And when I read the gospels, I see a man who at every turn finds his way to the people that need him most. On every page he seems to make his life about the people that find their existence on the edges of his world. There’s no getting around this. He was building a kingdom, one scholar has said famously, of “nuisances and nobodies” (1) – those who frustrated the elite and powerful. Those Howard Thurman has described as “standing with their backs against a wall” with nowhere else to go. To these people Jesus said in a direct, targeted way, “The Kingdom of God – this place I dream about – it’s near to you.” You don’t have to go someplace else to find God. You don’t have to clean up your life for God to dwell with you. God is near you. Right here where you are, God is with you.

That’s good news for those in our world – and maybe some of you here today – who happen to feel like, for whatever reason, your life is lived out on the edges. Perhaps someone has told you, or you have come to believe that you matter less, and that whatever God is doing in this world that is true and meaningful, you’re not a part of it, you’re not in the middle of it, you’re somewhere out on the edges. The good news – maybe the best news of the gospel – is that in the kingdom of God, there are no edges. It’s near to you.

The clear and compelling call of the gospel this morning is for those of us who are strong and unafraid to speak this good news just as boldly as we can, particularly from a tall steeple and a brick façade, where people wonder if it’s true. It’s for us to say to those who are feeling on the edges of things or particularly vulnerable right now because of origin, or race, or ethnicity, or sexuality that this is a place where you are known, and welcome, and loved. It’s now for us to remember that Jesus measured his followers by what we offer to the least of these strangers, and hungry, and wandering and fearful. In a time when hate is dramatic and pointed, the call is for the church of Jesus Christ to be just as precise and just as targeted in proclaiming the welcome and embrace of our God. Cause I don’t know how we all feel today, but here’s what I do know about us: we are followers of Jesus Christ. And we will make our lives – and the life of this church – about the things for which Jesus laid down his.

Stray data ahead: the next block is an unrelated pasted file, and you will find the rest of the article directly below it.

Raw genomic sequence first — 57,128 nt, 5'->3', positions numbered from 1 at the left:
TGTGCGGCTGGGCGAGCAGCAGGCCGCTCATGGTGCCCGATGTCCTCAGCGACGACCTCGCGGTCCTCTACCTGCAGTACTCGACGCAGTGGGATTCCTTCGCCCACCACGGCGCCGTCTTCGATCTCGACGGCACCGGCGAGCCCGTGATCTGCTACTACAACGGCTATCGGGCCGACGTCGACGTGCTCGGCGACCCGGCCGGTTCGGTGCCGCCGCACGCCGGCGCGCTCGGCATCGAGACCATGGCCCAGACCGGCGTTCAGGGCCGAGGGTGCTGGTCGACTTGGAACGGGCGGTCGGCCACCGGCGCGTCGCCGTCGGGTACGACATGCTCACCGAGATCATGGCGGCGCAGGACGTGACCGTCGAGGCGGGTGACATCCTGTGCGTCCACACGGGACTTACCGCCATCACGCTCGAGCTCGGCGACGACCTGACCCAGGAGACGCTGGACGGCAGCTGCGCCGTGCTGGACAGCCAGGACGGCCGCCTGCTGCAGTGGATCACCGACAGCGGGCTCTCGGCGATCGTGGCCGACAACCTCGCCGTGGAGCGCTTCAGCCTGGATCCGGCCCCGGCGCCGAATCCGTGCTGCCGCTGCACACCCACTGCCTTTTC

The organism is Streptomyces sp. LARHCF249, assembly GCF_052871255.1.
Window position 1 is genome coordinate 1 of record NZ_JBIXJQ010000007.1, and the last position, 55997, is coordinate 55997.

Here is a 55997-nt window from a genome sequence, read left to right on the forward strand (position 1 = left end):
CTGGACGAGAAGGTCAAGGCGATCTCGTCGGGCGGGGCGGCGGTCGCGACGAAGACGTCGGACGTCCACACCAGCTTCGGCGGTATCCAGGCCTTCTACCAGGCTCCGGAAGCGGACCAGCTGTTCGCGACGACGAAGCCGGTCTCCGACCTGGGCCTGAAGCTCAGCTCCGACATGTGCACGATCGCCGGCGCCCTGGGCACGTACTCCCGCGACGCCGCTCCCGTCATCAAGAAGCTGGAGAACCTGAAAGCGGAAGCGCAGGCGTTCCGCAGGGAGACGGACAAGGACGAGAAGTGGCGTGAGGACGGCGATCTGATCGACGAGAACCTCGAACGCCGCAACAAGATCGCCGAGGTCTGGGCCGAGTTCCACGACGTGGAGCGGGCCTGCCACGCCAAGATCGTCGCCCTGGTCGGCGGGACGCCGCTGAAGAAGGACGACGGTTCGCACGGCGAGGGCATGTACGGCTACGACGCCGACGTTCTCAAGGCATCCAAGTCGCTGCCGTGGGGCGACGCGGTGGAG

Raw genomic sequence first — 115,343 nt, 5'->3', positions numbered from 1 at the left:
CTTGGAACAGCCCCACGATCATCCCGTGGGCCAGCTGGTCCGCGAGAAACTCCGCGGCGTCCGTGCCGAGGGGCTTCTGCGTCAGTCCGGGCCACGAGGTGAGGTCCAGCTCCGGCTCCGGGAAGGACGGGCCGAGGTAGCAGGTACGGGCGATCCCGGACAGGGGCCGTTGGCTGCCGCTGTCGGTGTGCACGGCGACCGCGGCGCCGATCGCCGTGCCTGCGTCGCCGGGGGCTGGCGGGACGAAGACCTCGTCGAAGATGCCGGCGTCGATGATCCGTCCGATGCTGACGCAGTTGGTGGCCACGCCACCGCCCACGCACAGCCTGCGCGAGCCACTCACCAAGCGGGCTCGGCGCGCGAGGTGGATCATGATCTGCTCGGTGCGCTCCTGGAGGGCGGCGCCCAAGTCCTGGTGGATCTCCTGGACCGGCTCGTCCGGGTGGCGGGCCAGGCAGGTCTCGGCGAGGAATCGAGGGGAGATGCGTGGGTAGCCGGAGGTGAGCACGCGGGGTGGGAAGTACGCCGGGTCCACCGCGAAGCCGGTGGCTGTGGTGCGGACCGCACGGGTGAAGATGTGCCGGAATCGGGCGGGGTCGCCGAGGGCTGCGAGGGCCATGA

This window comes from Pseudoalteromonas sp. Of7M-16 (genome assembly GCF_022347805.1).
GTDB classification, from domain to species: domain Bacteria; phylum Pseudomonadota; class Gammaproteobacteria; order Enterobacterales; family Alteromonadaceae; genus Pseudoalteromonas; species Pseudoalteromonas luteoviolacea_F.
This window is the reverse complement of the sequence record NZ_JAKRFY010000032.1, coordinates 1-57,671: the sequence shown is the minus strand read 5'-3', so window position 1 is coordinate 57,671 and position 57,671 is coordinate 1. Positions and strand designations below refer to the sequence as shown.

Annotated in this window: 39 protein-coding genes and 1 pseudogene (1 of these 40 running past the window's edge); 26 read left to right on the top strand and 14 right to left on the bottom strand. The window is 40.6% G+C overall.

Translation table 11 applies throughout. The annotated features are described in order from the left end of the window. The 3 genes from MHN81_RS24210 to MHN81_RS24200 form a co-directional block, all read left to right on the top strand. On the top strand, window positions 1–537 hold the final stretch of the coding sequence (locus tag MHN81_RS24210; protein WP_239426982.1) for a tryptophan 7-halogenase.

That’s what Jesus knew about us, too. He believed that through all our following – all our mimicry – we could become like him. So later in the gospel he will turn to these same fishermen, and a handful of others, and send them out on their own to cure the sick, raise the dead, cleanse the lepers, cast out demons – the very things they had seen him do.

And still later, when he knows his time with them is short, he gathers them all together and says “Love one another as I have loved you. All you have experienced from me is within your ability to pass it around to others.”

And when he’s displaying his power on the water one day, and Peter says “Lord let me walk out to you” Jesus says “Come out of the boat.” He doesn’t say, “Peter you could never do it.” Jesus actually says, “If I can to it, Peter, then you can do it, too.”

Jesus doesn’t seem to see our limitations and our brokenness first. “If I can do it, by the power of God, you can do it, too. You can walk on this water. You can heal those sick. You can love with the love you have experienced in me. You can preach the gospel and baptize in the name of father, son, holy spirit. You can transform this world to look more and more like this kingdom I dream about. You can be like me.”

And that is good news. But it’s also demanding news. It’s challenging news. Because I have to ask myself, am I following it? Am I giving my life to it? Here’s the question: Am I becoming more like Jesus, or am I trying to make Jesus and the gospel look more like me?

Many years ago I was sitting in a formal dialogue session between Christians and Jews. A rabbi from the local temple sat on the panel, along with a Christian minister and two religious scholars. From the crowd, a question was posed to the rabbi – the question many curious Christians want to ask – “Rabbi, why don’t you believe that Jesus was the Messiah?” “Glad he asked it, and not me,” I thought. Still I watched the pensive rabbi and awaited the answer. The rabbi paused, and from where he sat he leaned back to peer out the window. And as he gazed, he said, “If Messiah had come, the world wouldn’t look like this.”